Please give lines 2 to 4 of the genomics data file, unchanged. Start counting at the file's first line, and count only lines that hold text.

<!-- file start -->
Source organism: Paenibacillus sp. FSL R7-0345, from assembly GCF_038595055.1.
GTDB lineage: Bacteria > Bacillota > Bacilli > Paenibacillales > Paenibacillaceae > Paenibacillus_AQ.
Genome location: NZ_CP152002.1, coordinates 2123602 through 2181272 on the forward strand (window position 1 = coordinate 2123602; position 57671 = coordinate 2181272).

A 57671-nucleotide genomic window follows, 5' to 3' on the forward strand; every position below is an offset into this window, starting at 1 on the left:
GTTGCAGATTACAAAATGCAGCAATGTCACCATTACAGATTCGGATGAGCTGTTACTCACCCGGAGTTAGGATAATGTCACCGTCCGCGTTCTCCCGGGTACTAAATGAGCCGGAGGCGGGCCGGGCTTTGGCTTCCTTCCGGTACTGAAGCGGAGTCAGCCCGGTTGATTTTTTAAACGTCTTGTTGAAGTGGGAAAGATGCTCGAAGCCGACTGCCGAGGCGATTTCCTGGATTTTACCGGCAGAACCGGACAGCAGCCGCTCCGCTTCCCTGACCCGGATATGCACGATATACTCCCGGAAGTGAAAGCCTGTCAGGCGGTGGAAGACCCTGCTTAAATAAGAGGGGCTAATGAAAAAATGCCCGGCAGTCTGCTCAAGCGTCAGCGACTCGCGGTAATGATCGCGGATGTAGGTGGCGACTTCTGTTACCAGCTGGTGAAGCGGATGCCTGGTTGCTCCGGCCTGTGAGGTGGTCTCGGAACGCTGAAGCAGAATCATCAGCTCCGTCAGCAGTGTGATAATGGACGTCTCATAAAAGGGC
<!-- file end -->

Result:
GTDB lineage: Bacteria > Bacillota > Bacilli > Paenibacillales > Paenibacillaceae > Paenibacillus_AQ.
Genome location: NZ_CP152002.1, coordinates 2123602 through 2181272 on the forward strand (window position 1 = coordinate 2123602; position 57671 = coordinate 2181272).

A 57671-nucleotide genomic window follows, 5' to 3' on the forward strand; every position below is an offset into this window, starting at 1 on the left: